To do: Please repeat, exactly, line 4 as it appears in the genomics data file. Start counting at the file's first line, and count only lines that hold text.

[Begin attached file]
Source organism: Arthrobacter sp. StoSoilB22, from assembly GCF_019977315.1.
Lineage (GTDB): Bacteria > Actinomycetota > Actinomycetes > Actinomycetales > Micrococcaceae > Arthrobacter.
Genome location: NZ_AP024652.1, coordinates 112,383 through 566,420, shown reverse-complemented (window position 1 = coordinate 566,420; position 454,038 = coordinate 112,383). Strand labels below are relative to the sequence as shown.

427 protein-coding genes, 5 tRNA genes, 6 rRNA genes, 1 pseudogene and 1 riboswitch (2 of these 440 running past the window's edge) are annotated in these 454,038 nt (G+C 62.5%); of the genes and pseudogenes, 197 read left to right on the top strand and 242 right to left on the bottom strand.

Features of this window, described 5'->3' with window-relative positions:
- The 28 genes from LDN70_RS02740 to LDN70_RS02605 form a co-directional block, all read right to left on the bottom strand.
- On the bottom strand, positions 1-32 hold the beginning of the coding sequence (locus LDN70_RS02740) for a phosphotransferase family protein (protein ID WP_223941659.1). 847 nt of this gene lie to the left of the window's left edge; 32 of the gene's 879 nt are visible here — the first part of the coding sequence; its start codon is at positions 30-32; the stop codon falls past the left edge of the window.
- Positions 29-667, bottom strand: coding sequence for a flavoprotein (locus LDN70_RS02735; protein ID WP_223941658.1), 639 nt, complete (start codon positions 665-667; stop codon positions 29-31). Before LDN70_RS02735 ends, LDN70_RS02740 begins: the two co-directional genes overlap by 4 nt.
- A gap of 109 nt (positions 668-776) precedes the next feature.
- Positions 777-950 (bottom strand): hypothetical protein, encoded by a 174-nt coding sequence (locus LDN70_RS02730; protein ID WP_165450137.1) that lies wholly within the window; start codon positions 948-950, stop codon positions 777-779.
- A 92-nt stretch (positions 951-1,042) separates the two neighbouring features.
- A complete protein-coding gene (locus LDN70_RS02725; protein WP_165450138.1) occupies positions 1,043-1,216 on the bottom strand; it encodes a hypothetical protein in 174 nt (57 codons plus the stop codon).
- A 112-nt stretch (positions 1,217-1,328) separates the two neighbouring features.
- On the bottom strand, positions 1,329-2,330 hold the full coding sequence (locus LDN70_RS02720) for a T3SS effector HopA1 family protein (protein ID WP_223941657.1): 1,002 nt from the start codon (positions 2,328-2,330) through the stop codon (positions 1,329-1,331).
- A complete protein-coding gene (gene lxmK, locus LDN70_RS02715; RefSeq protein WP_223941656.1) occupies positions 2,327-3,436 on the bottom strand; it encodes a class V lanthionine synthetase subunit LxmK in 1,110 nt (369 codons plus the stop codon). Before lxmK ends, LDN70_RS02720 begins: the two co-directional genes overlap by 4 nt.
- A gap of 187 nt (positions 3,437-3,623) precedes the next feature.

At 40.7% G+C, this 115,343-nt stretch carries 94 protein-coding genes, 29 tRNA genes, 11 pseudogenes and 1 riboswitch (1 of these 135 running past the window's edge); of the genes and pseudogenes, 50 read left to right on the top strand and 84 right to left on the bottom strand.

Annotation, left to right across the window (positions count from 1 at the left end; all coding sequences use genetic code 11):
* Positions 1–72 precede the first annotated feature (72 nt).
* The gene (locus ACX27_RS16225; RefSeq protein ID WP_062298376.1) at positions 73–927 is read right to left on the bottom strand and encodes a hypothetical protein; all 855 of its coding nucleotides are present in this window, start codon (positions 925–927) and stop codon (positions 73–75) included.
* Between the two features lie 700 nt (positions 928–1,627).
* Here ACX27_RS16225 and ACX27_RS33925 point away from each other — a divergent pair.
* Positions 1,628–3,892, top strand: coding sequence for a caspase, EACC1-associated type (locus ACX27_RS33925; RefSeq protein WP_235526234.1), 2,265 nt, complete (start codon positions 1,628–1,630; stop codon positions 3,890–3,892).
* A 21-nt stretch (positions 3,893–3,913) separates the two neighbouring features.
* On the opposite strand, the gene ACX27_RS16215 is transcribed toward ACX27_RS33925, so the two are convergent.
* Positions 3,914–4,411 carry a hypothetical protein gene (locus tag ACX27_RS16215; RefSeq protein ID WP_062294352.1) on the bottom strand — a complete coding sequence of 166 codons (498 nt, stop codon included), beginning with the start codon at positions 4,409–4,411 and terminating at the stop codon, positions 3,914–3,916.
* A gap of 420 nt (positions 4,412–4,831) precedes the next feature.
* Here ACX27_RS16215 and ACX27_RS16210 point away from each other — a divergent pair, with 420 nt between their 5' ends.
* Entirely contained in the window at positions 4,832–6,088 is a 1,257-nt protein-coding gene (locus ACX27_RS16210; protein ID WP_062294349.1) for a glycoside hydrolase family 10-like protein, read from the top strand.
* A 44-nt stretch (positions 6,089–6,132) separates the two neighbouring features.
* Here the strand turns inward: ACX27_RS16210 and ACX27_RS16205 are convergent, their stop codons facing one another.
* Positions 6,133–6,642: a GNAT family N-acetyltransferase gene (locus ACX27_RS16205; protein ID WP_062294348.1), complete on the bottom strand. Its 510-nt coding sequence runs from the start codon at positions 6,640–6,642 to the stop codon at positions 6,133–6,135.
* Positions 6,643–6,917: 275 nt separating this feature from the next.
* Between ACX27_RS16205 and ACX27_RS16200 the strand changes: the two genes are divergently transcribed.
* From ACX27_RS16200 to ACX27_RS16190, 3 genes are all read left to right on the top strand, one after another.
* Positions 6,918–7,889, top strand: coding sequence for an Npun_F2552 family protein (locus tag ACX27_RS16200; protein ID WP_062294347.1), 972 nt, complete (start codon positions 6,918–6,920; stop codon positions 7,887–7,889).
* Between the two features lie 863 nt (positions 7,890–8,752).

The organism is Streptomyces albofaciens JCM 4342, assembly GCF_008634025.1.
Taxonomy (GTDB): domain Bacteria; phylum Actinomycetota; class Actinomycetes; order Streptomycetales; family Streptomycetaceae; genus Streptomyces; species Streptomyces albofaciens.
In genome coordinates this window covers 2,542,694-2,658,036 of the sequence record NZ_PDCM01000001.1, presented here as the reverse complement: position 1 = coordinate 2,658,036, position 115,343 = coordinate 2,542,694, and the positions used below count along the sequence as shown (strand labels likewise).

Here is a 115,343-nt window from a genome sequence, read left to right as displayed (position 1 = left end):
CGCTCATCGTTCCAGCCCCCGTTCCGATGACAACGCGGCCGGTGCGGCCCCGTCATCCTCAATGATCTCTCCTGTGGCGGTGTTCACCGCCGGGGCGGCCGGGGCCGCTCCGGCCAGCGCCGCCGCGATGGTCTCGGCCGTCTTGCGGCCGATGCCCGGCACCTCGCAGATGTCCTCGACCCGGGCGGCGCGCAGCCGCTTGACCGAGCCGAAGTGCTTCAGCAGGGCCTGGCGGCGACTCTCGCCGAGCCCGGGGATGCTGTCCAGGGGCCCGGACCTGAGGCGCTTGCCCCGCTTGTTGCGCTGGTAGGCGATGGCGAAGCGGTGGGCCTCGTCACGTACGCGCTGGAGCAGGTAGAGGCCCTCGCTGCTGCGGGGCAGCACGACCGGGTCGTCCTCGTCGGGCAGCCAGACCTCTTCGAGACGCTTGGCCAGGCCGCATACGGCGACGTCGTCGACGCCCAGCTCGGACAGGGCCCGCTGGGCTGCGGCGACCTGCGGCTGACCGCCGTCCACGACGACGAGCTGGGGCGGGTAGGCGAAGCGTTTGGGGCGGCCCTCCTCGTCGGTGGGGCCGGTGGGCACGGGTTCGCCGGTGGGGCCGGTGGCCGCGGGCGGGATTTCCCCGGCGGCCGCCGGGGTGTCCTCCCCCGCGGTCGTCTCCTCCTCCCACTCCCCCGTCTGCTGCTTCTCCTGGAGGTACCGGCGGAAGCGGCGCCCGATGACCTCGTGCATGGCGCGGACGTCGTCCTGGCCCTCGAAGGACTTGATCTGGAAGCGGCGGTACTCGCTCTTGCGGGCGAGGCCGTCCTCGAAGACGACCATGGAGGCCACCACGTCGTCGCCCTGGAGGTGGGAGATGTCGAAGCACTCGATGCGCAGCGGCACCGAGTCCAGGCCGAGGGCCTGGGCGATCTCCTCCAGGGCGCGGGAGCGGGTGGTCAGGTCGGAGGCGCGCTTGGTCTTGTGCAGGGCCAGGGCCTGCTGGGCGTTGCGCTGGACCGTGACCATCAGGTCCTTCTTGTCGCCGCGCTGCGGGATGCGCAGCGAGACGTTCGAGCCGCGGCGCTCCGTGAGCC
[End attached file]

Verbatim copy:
427 protein-coding genes, 5 tRNA genes, 6 rRNA genes, 1 pseudogene and 1 riboswitch (2 of these 440 running past the window's edge) are annotated in these 454,038 nt (G+C 62.5%); of the genes and pseudogenes, 197 read left to right on the top strand and 242 right to left on the bottom strand.